12. The east coast of the island is a surfers’ paradise.
Where the west coast of the island offers the gentle Caribbean Sea, the east coast faces the strength and swells of the Atlantic Ocean. The Barbados National Surf Championship is held in a small bay known as the Soup Bowl in a village called Bathsheba on the east coast every November – and that is just one of the many surfing and sailing competitions throughout the year.
13. Barbados has natural wonders hidden beneath its surface – quite literally.
Harrison’s Cave is located in the central uplands of the island. It is an underground cavernous system made up of deep caves and winding passages that is around 2.3km long in total. Packed full of stalactites, stalagmites, cascading waterfalls, flowing streams and deep pools, Harrison’s Cave is a very popular visitor attraction on the island, giving a total otherworldly experience.
14. Very little of the original indigenous vegetation remains in Barbados because so much of the land was cultivated for sugarcane.
Sugar plantations began on the island in the 15th century and soon the production of sugar, rum, and molasses became the backbone of the Barbados economy.
15. Flying fish are very common in the surrounding warm waters around Barbados. The island has long been referred to as The Land of the Flying Fish.
Note: Flying fish do not have wings! Instead, fish jump out of the water and glide for up to 50 meters giving the illusion of flying. These phenomenal creatures can even remain in the air for up to 45 seconds and travel at speeds of more than 70 miles per hour – madness!
16. The Bajan national dish is flying fish and cou-cou.
Traditionally served on a Friday, the recipe comprises seasoned and marinated flying fish accompanied by cou-cou, which is made from cornmeal, okras, fresh herbs and butter. The dish is then served topped with an aromatic tomato sauce.
Heading to a Fish Fry on a Friday night is a very popular pastime for all Barbadians. Oistin’s Fish Fry is the most popular event on the island, hosted in the quaint fishing town of Oistins on the south coast. Locals and visitors alike will flock there on the weekend, to sample fried or grilled tuna, swordfish or even lobster!
17. There are more than 50 beaches around the island of Barbados.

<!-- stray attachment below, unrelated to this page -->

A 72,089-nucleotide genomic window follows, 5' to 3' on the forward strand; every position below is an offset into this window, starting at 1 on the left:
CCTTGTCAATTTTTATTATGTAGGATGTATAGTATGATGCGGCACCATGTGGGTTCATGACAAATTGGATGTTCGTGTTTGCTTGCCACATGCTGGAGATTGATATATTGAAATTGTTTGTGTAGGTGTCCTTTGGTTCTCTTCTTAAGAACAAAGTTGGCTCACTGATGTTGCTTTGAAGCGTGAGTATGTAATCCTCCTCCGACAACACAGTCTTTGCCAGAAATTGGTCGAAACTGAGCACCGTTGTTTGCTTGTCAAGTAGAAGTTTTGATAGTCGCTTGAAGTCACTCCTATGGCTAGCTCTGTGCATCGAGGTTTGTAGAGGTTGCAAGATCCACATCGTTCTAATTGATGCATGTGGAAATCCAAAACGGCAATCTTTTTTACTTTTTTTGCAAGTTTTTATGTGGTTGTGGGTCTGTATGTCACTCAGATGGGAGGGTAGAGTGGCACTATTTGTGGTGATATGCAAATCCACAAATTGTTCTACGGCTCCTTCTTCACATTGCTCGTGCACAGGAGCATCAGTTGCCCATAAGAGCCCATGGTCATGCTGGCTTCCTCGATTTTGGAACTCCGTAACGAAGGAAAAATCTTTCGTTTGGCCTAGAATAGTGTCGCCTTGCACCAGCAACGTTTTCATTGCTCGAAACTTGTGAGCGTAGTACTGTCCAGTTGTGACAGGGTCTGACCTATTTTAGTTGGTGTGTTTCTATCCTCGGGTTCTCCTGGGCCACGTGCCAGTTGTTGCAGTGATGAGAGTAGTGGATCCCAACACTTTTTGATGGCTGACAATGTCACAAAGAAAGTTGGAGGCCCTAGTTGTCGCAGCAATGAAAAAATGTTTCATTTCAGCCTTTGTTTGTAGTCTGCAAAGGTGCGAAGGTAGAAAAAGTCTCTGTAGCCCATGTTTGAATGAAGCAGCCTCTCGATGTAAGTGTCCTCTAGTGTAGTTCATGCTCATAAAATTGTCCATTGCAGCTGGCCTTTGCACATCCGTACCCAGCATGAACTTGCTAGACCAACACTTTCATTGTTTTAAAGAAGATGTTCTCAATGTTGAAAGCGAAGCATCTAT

From palm-lined, white beaches on the west and south coasts, to the long stretches of wind-blown sands on the east, and the smaller, sheltered coves to the north - the coastline of Barbados is incredibly diverse!
The west coast is nicknamed the Platinum Coast, because of its idyllic picture-perfect beaches and the array of luxury hotels dotted along the coastline. To view our top picks of hotels and resort position in the ultimate spots along the sought-after west coast, click here.
18. Because of the amazing coastline that surrounds the island, Barbados is a haven for almost any type of island water sport, from kayaking to diving, surfing to deep-sea fishing there is a perfect location to get involved around the island’s shoreline.
19. You can swim with turtles in Barbados
Barbados is home to four species of nesting turtles, including green turtles, loggerheads, hawksbill turtles, and leatherbacks. Snorkelers should keep their eyes peeled even in the shallows for these amazing sea creatures. Once considered to be important only for their meat, eggs and shells, the value of these creatures is now being recognised and the Barbados Sea Turtle Project carefully monitor the population.
20. Barbados is surrounded by coral reefs.
From Shark Bank to Little Sandy Lane, the Great Ledge and the Bell Buoy, there is an abundance of coral reefs of all shapes and sizes just off the shore of Barbados. Teaming with tropical sea life, this natural beauty around the island is a huge draw to divers who wish to explore and witness the vibrant wildlife.